REGIONAL FOCUS CANADA: Bordering on growth

The Canadian economy has stood up to the US recession, with many firms reporting gains, and a number of corporations upping their PR.

The Canadian economy has stood up to the US recession, with many firms reporting gains, and a number of corporations upping their PR.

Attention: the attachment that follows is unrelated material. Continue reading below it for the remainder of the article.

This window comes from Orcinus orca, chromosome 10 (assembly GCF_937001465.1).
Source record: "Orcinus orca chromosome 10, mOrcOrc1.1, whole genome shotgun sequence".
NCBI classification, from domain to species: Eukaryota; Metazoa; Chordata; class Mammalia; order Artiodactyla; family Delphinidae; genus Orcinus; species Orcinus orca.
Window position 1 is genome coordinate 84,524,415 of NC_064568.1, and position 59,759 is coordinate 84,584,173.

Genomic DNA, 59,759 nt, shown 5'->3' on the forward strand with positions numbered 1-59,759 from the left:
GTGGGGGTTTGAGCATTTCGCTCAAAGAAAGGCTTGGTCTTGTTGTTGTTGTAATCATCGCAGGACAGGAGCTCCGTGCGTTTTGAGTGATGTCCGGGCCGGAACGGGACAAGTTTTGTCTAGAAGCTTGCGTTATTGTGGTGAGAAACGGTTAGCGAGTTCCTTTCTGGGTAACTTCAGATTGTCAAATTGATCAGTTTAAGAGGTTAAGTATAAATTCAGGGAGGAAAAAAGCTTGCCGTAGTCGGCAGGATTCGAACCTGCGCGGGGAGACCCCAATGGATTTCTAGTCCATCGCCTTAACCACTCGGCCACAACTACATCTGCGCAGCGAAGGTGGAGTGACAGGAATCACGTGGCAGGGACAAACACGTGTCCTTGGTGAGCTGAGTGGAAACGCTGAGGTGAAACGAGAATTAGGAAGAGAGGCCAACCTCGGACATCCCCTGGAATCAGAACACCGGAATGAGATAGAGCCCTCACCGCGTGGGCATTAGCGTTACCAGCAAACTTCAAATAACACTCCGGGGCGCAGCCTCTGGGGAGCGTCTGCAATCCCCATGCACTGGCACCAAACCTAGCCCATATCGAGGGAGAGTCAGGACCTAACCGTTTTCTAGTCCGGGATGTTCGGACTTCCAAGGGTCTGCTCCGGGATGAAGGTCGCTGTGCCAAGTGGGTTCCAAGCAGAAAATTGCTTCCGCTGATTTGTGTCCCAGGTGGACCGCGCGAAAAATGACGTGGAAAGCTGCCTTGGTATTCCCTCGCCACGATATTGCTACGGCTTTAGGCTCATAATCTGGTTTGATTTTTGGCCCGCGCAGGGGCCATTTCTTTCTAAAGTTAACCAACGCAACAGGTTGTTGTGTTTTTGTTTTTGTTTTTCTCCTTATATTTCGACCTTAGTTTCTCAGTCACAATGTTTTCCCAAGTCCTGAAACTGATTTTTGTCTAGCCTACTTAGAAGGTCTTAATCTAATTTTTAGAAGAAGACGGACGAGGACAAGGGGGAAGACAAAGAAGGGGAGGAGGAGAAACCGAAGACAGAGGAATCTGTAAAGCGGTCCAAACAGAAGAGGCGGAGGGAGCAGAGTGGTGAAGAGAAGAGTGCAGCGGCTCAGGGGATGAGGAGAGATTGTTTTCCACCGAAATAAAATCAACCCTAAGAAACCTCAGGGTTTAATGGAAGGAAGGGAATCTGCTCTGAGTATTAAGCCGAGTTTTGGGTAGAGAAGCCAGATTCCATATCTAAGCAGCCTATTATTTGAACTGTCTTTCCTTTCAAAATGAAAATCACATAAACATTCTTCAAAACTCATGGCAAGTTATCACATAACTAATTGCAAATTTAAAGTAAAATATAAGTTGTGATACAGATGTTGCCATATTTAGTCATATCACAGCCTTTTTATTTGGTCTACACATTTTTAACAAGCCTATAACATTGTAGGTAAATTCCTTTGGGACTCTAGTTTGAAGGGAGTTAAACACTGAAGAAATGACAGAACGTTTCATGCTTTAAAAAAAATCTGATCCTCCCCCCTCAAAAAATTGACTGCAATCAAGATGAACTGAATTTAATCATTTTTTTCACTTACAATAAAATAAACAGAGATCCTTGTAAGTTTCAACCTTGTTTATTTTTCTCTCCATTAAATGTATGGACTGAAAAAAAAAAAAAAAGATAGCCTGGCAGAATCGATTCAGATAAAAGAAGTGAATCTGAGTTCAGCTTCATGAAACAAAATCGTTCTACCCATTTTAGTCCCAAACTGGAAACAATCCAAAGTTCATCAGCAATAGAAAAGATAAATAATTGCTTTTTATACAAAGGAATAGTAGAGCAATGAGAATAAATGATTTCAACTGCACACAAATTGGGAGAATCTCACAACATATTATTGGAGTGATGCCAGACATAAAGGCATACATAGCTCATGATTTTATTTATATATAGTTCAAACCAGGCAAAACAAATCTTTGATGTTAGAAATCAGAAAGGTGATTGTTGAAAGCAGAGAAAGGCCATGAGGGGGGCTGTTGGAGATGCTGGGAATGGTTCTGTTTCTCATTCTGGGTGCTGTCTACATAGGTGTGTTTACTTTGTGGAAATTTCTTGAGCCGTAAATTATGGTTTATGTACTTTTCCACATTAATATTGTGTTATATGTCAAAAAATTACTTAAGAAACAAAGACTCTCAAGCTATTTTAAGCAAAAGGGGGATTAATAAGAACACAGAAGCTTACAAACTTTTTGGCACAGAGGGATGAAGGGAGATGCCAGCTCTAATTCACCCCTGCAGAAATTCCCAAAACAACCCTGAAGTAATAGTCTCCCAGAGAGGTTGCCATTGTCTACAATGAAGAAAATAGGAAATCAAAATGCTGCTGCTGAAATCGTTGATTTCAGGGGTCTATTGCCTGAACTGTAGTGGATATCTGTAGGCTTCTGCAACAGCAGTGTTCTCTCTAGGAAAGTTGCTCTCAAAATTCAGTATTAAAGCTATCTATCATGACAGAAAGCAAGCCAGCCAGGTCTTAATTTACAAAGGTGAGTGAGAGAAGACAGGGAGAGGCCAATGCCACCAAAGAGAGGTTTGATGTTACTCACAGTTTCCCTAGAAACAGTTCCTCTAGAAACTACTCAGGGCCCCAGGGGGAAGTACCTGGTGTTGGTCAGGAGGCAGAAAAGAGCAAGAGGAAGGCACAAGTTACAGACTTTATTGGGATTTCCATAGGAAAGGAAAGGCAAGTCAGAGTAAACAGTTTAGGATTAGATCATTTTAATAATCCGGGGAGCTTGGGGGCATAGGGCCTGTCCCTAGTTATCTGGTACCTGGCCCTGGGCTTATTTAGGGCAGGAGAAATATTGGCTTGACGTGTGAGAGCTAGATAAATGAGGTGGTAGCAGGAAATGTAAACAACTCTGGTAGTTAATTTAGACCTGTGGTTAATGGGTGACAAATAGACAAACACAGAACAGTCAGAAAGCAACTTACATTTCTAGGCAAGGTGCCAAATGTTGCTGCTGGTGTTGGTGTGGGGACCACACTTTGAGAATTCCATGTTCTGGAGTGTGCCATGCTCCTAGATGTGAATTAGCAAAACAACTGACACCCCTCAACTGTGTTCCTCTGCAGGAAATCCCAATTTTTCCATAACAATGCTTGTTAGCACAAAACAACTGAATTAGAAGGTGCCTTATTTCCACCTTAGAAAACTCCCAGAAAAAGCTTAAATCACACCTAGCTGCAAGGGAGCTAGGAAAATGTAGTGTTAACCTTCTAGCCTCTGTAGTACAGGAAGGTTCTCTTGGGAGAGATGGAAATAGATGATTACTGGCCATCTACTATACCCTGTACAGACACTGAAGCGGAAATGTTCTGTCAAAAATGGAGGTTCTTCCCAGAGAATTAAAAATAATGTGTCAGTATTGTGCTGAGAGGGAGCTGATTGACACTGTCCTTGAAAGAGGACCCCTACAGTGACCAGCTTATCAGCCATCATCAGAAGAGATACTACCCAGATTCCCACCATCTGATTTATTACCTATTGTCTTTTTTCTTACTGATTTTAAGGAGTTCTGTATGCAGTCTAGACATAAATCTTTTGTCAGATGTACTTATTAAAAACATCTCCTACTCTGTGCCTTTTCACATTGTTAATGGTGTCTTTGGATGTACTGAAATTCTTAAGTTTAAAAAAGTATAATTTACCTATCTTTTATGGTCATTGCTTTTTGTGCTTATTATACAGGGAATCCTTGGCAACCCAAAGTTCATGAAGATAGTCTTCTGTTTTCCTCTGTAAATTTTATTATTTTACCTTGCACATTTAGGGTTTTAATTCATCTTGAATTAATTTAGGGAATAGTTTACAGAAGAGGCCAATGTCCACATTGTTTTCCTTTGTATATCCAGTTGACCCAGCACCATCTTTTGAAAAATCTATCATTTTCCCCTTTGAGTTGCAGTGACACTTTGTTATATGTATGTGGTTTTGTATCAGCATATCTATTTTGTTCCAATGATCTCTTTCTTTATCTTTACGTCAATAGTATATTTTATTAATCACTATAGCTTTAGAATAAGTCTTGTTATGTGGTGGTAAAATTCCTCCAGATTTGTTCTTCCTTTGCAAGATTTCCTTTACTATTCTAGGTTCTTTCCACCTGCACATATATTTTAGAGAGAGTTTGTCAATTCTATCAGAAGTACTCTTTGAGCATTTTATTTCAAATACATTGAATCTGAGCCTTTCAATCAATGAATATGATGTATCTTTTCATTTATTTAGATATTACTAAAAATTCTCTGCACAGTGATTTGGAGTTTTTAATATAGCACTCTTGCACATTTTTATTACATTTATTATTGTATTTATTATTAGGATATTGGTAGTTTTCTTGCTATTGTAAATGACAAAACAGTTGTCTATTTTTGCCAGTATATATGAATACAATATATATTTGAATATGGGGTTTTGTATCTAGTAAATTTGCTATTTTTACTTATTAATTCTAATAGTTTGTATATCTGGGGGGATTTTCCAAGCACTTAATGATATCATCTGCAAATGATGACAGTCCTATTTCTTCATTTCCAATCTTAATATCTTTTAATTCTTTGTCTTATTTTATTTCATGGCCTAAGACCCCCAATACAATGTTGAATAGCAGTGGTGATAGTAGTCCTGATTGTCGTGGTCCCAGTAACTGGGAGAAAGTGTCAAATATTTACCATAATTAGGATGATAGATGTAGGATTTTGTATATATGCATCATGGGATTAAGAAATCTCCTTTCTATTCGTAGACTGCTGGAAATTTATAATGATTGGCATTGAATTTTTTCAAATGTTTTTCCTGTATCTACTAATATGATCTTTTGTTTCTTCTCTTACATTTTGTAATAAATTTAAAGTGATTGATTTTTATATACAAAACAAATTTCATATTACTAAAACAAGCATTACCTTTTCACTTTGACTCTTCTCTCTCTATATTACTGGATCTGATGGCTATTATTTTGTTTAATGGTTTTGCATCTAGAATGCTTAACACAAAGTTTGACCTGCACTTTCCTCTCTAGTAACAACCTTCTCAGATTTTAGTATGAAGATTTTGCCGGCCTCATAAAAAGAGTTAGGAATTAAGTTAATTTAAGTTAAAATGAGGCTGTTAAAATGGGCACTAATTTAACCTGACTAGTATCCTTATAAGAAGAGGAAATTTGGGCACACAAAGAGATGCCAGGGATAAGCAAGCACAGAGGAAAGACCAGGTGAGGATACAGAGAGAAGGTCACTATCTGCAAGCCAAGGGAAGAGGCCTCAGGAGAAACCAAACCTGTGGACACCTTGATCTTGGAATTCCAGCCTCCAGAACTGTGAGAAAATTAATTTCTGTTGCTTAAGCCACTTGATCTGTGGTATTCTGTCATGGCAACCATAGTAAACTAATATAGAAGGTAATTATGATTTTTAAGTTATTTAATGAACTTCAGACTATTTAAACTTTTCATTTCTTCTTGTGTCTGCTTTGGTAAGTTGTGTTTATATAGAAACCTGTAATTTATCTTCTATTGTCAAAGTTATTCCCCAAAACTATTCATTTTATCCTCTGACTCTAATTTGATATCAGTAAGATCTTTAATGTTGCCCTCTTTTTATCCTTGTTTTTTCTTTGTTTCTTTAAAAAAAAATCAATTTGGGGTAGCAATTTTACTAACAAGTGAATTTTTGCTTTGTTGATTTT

The Canadian and US economies generally move in lockstep with each other. But last year something unusual happened. While the US zigged into an economic slump, Canada's economy zagged into continued growth. The result was a relatively good year for the Canadian PR business. Corporate PR departments, with some notable exceptions, continued with business as usual or, in some cases, increased their efforts in 2002. And corporate scandals south of the border served as a wake-up call for companies to focus on reputation management and corporate integrity. MasterCard Canada, for example, had done little but defensive PR in the past, responding to issues as they arose. Last year, it hired Environics as its PR agency of record and began proactive efforts to address corporate integrity and demonstrate its openness to consumer concerns, notes Walt Macnee, president of MasterCard Canada. "I think there were tremendous shocks to the system with integrity issues last year," says Macnee, speaking of US business scandals. MasterCard's new proactive PR means "we are trying to be very straightforward with the government and with the public. Our approach is: 'Ask us anything. We'll tell you whatever you want to know.'" Petro-Canada, a longtime Hill & Knowlton client, also has been focusing on corporate reputation issues in response to what it sees as public concerns, says Ron Andras, senior director, corporate communications for the Calgary-based oil company. "Although this is a relatively calm place, people in Canada are looking for reassurances from businesses they have relations with," says Andras, adding that senior managers at Petro-Canada are committed to answering such concerns. "We're getting a good response from the executive floor on working with our agency on reputation building." Says Hershell Ezrin, chairman and CEO at public affairs specialist GPC International, "CEOs certainly feel a lot more vulnerable today." With Canada's economy fueled by consumer spending last year, consumer goods companies were actively pursuing PR initiatives. "Our business continues to expand," says Lynda Kuhn, VP of investor relations at Maple Leaf Foods. "I don't see any decline in PR activity." The Toronto-based company works with Fleishman-Hillard. Northern climb, despite the tech fall Technology business lagged, although not as drastically as in the US. "Canada didn't have as big of a dot-com rush," explains Bruce MacLellan, president of Environics. "That real orgy of dot-com spending never got to the same heights here. As a result, we did not have as far to fall." Many point to Nortel Networks as the one-time poster company for Canadian technology. The telecom equipment maker has reported 12 straight losing quarters but is predicting a return to profitability in the second quarter of this year. Nortel switched agencies last year, dropping Fleishman and picking up Magnet Communications. And while tech business dropped, segments such as consumer and reputation management, healthcare, and government picked up the slack for many agencies. "The year was fairly good across the country," says Daniel Granger, president of the Canadian Public Relations Society. "Although people were expecting the year to be different, quarter after quarter we were pleasantly surprised." But with US-Iraqi war clouds looming, Canadian PR people are unsure if they'll be able to record positive growth again in 2003. "This year is a big question mark because of the war threat and the US economy," says Granger, who serves as the Montreal GM for Edelman. "The feeling is we've been lucky." Some agency heads say new business has been flowing in at unprecedented levels in recent weeks. While Fleishman-Hillard had a flat 2002, it's seen the busiest January for new business in 10 years, according to Linda Smith, EVP, senior partner and regional director for Fleishman-Hillard Canada. New clients include Scott Paper, Frito-Lay, and the Multiple Sclerosis Society. Edelman saw Canadian business climb 13% last year thanks to public affairs, healthcare, and issues management work. It picked up Best Buy as a client for its Canadian brand rollout, and also grabbed Krispy Kreme in Canada. National Public Relations, which is affiliated with Burson-Marsteller, saw growth of more than 10% last year as it worked with clients on trade issues while also representing Canada Life as it fights a hostile takeover offer from Manulife Financial, another major Canadian insurer. Working for Proctor & Gamble in Canada, along with healthcare clients such as Hoffmann-LaRoche and Mead Johnson, led Advance Planning/MS&L to a record profit year, notes Paul Curley, managing director. Curley had run Advanced Planning & Communications, which merged with MS&L in 2000. Weber Shandwick saw Canadian growth on consumer and corporate work, but also developed a healthcare practice, handling Canadian work for Pharmacia. As 2003 moves into its third month, "We're getting more business right away," says Liane Robertson, EVP and managing director, Weber Shandwick Canada. While tech has been a weak business sector at most agencies, "There are some pockets out there where technology is still growing," says Geoffrey Rowan, managing director at Ketchum Canada. Ketchum bought a Canadian shop in late 2001 after snagging IBM's business. It's also now working for Sony PlayStation. Hill & Knowlton is expecting gradual business improvement this year, says Mike Coates, president of Hill & Knowlton Canada. The agency did better than it had expected last year by snagging government work and public affairs assignments. Many agencies have been hiring staffers: Environics plans to increase staff by 10% this year. It currently has 50 people in Toronto. Edelman hired four new staffers in January and has been looking for four more. Ex-patriot Canadian PR pros who headed south to Silicon Valley in the halcyon days of US tech PR are returning home to find work. But many firms are finding it difficult to hire PR people with 12 to 15 years of experience. Salaries at that level have risen as high as $130,000 (US) in some cases. Cautious optimism Not everyone is expanding their PR staff. At Royal Bank of Canada, David Moorcroft, SVP, corporate communications, is hoping he can trim a position or two from his 34-person staff this year. The bank also has PR people in two US locations. Royal Bank last year asked agencies to take 10% fee cuts. It's not planning to seek cuts this year, though. "We are keeping our corporate communications budget flat," says Moorcroft. Canadian banks have been hurt by exposure to South American loans, while the Canadian financial services sector in general has lagged the rest of the economy, notes Peter Hall, associate director, national forecasts, at the Conference Board of Canada. Like other economists, Hall is optimistic about the Canadian economy this year, assuming the US economy recovers by around midyear (see sidebar). How long the Canadian economy can continue on its own way without a US recovery, however, is the question on everyone's mind across the great northland. "If you're a wise Canadian, you're one who goes to bed at night and prays that the US economy grows in 2003," says Edward Gould, managing partner in Toronto for National Public Relations. Says Nancy Croitoru, president, GCI Group: "I think its going to be a careful year. I think clients are going to spend carefully, and they're going to demand more." If the US doesn't see renewed economic vigor, the good times for Canadian PR may grind slowly to a halt as this year progresses. ----- Why is Canada's economy countering the US? Traditionally the US and Canadian economies have been joined at the hip - or the border, to be more exact. But that began changing a decade ago. To find the roots of current Canadian growth, economists are looking back to 1990. The recession Canada experienced in the early '90s was deeper and longer than its US counterpart, explains Peter Hall, associate director, national forecast for the Conference Board of Canada. A 7% national Canadian sales tax imposed in 1991 added to the country's recession woes, as did the coming of open trade with the US, Hall contends. By 1996, the Canadian government was cutting spending as well, further contributing to a sluggish economy. So while the US was in the midst of a decade-long expansion in the 1990s, Canada didn't see a major economic pickup until 1997. All those years of slow growth left a great deal of pent-up consumer demand in Canada. Once consumers started spending in 1997, they propelled Canada into an economic expansion that is still under way. Canadian GDP growth reached an impressive rate of 5.7% in the first quarter of 2002 before slowing to 3.1% in the third quarter. "In Canada, the economy did slow down a bit but not very much," says Mario Seccareccia, a professor of economics at the University of Ottawa. Hall estimates the Canadian economy expanded at a 3.2% rate for all of last year and will maintain that pace this year - assuming a US recovery begins by midyear. The Canadian economy created 560,000 new jobs last year, and Hall is predicting an additional 380,000 this year. The jobs are coming in manufacturing, a red-hot housing construction sector, and in services, he says. Canadian exports of cars and lumber to the US have remained strong as US auto and homes sales remain robust.